How long until Alberta runs out of B.C. wine?

Click to play video: 'When will Alberta’s supply of B.C. wine dry up?'
When will Alberta’s supply of B.C. wine dry up?
WATCH ABOVE: We're now starting to get a sense of how quickly B.C. and Alberta's trade war could affect wine drinkers. The bottles in Alberta warehouses will likely be gone in just weeks. Fletcher Kent has details – Feb 8, 2018

It looks like Alberta could run out of British Columbia wine before April if Rachel Notley’s government’s ban isn’t reversed.

The Alberta Gaming and Liquor Commission (AGLC) told Global News Thursday there are 160,000 cases of B.C. wine in their warehouse. That’s about 30 to 35 days of regular orders, AGLC officials said.

But the province’s liquor and gaming watchdog cannot say how many of those cases have already been purchased and is already in the ownership of liquor stores, restaurants, bars and other liquor licensees.

Michelle Hynes-Dawson with the AGLC said Thursday it’s too early to tell whether there will be a high demand from retailers wanting to restock quickly before the warehouse runs dry.

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“It’s also too early to tell if Albertans are going to get different tastes in terms of: are they going to drink more Ontario wine? Or more Nova Scotia wine? Or California or whatever it might be.”

WATCH BELOW: Alberta Liquor Store Association shares impact BC wine boycott will have on local retailers

Click to play video: 'Alberta Liquor Store Association shares impact BC wine boycott will have on local retailers'
Alberta Liquor Store Association shares impact BC wine boycott will have on local retailers

Rob is a liquor delivery driver. He called in to The Ryan Jespersen Show on 630 CHED Thursday morning and said liquor stores have told him their upcoming liquor deliveries will be larger than normal.

“It’ll be gone before [30 days] and sitting in the stores because the guys are trying to get it while they can.”

The ban came after B.C. Premier John Horgan announced at the end of January that his government would be introducing the Environmental Management Act. That would give the government the right to take action that would protect B.C.’s coastline and environment, according to Environment Minister George Heyman.

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Then, Notley announced on Feb. 1 that her government would be suspending talks around increasing the amount of power purchased from B.C.

The wine ban was introduced on Feb. 6.

“We have to send a clear message to B.C now, by boycotting B.C. wine,” the premier said.

Horgan responded to Notley’s ban by saying there were no plans to retaliate. B.C.’s agriculture minister had previously suggested there could be a ban on Alberta beef coming, but Horgan backtracked that on Wednesday.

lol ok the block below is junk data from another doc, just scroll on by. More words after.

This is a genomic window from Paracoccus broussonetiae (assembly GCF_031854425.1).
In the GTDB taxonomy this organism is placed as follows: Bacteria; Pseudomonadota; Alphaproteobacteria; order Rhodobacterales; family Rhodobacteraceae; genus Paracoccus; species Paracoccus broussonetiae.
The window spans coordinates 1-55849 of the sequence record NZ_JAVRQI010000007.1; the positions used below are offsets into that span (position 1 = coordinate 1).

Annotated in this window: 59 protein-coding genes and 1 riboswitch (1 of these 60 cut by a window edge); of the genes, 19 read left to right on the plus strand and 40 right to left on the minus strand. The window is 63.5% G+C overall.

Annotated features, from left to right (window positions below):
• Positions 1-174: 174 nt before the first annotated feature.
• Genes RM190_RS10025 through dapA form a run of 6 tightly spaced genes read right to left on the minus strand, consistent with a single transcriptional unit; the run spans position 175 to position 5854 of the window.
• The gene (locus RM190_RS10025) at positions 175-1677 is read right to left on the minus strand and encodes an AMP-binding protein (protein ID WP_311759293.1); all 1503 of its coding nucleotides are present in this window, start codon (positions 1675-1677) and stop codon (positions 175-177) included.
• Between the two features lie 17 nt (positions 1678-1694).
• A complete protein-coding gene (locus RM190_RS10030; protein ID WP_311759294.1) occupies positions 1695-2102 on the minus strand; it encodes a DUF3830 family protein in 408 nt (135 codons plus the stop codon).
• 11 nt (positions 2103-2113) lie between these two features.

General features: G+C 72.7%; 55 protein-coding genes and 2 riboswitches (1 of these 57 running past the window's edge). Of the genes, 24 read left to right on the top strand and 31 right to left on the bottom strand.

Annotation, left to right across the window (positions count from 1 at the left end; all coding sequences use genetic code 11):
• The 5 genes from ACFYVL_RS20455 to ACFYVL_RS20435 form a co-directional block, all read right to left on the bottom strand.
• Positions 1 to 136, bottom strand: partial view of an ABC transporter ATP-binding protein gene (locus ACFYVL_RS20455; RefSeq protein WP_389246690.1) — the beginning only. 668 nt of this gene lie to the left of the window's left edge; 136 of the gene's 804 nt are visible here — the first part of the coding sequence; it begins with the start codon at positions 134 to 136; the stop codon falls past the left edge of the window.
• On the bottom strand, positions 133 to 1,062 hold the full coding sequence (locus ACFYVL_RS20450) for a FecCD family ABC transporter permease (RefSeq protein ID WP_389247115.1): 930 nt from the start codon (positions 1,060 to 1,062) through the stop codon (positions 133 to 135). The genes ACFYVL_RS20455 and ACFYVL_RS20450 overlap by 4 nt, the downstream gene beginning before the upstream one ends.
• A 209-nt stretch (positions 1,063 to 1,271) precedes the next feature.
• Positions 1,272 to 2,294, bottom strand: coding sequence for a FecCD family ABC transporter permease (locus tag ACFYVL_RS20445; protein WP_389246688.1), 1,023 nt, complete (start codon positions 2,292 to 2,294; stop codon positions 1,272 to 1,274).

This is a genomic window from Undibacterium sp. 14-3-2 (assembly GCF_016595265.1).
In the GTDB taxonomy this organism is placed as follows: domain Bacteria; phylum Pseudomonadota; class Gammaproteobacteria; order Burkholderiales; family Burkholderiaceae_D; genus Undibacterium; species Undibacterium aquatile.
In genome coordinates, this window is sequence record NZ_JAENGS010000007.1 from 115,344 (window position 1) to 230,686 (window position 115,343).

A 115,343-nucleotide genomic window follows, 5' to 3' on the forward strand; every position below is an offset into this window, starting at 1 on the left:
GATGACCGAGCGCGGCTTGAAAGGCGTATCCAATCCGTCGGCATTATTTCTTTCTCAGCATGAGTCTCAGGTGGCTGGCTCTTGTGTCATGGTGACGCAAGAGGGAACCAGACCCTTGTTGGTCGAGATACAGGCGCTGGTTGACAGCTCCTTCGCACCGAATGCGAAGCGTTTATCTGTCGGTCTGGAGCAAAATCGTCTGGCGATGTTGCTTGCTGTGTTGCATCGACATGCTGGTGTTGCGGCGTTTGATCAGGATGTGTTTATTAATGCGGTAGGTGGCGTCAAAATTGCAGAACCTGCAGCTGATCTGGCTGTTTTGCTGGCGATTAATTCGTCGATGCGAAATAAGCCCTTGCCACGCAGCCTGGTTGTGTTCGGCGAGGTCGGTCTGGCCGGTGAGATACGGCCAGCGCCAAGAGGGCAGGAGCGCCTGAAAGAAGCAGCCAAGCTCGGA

On Thursday, Global News asked Edmonton Mayor Don Iveson for his thoughts on the dispute and he said he believes B.C. is trying to stall the Trans Mountain project.

LISTEN: Fletcher Kent shares on the details on Calgary Today

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“I think it’s time for the federal government to make clear that this pipeline is in the national economic interest and get on with it,” Iveson said at a launch event for the Silver Skate Festival in Edmonton. “With that said, maybe it’s time to reopen the conversation with Ontario about a wine pipeline to the east.”

Retailer reaction

David Owens with Sherbrooke Liquor Store said they’ve had some customers coming in and stocking up, and other customers that have been coming in looking for alternatives to B.C. wine.

Their store isn’t too worried about losing their stock of B.C. wines. He said when the stock runs out at the warehouse, they’ll focus on other Canadian wines.

“It’s just going to open up another opportunity for Ontario wines. We’ll always have a large Canada section.”

Tzin Wine and Tapas Bar has a similar attitude when it comes to the 10 to 14 per cent of its wine list that comes from B.C.

“When that supply does run out, we’ll have to find ulterior areas of the world to find wines that are equivalent to B.C. wines,” manager Cory Levin said.

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“We do pride ourselves on having a local product as far as our food program, we do like to keep our wine local. We are Spanish-influenced so we do keep our wine from all over the world, but
B.C. wine is special because it’s local to Canada.”

WATCH BELOW: Alberta Premier Rachel Notley announced a ban on B.C. wines on Feb. 6

There are currently 22,000 other wine labels available across Alberta, according to the AGLC. Hynes-Dawson said if Albertans’ tastes change, the commission will follow suit with what’s

“There’s no shortage of other options out there right now and if demand changes, we’ll make sure they’re available as well.”

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